Tourism is the fifth largest business in the UK and, given that we can be fairly sure that visitors don’t come for our weather or our beaches, it’s clear that heritage and landscape are the major factors in enticing foreigners to our shores. It is, to say the least, a shame that successive governments have failed to make the link between farming, landscape and tourism, and their effect on historic houses and heritage. They bring enormous riches to our land despite, for instance, all the red tape in farming and the ludicrous VAT on renovation and restoration of houses (newbuilds are exempt from VAT).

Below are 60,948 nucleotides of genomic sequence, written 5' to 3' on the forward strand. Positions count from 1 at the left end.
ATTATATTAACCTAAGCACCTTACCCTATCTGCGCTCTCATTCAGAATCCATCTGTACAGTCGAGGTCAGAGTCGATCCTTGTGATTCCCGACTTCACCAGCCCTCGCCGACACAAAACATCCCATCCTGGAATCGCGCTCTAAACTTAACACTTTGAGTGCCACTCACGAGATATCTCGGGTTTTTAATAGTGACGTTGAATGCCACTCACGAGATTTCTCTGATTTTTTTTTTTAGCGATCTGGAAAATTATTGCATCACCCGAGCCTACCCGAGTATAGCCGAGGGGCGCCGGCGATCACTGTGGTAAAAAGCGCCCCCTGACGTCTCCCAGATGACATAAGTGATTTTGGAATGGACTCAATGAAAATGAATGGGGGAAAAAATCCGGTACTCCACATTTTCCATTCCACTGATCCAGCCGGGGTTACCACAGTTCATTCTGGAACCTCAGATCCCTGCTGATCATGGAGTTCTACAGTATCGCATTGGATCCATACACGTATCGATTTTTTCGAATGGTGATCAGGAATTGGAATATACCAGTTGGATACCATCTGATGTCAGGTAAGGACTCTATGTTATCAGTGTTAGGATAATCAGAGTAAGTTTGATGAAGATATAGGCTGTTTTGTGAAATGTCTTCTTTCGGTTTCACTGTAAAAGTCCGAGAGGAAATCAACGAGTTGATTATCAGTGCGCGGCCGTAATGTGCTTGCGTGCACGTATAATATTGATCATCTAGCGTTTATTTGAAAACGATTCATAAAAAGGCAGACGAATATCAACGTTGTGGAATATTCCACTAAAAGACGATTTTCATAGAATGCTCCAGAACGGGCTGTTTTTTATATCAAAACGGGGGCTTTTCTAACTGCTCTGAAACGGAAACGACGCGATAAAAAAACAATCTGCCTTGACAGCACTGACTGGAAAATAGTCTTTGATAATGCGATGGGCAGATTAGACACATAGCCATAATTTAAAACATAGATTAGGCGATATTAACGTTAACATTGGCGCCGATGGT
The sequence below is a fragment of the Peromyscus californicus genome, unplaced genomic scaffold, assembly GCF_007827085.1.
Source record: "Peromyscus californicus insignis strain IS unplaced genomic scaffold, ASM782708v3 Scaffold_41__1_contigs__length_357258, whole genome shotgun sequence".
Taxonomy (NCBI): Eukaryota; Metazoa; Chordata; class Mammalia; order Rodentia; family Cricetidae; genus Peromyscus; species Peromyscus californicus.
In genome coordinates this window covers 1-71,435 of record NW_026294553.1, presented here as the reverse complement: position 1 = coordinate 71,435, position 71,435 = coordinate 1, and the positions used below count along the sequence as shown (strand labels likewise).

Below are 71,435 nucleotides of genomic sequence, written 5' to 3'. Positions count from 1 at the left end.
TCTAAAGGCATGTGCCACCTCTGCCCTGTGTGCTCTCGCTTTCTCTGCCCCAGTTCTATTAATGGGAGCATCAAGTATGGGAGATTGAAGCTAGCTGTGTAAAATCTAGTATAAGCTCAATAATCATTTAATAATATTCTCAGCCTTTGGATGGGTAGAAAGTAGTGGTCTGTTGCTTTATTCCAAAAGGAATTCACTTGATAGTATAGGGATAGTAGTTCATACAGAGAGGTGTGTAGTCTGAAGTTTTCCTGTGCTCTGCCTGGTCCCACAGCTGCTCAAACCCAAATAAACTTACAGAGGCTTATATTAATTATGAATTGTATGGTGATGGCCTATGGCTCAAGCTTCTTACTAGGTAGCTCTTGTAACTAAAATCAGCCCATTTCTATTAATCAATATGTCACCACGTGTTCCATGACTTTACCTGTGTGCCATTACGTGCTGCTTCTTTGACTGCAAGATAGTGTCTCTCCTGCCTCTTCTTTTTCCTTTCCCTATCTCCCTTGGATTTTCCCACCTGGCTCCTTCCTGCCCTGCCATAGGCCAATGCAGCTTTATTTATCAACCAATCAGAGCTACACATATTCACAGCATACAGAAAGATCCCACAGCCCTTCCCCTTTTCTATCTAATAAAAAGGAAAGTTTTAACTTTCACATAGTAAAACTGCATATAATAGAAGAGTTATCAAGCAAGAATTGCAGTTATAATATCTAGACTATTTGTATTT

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But, leaving aside the tourists, things may be about to get worse in the countryside for the likes of you and me. Local-government cuts threaten the upkeep of footpaths and bridleways.
These paths, stretching to more than a million miles across the country, are one of the nation’s jewels and almost unparalleled compared to other countries. As a result, walking, not football, is our real national sport, but with these cuts, the paths themselves may disappear in a tangle of brambles.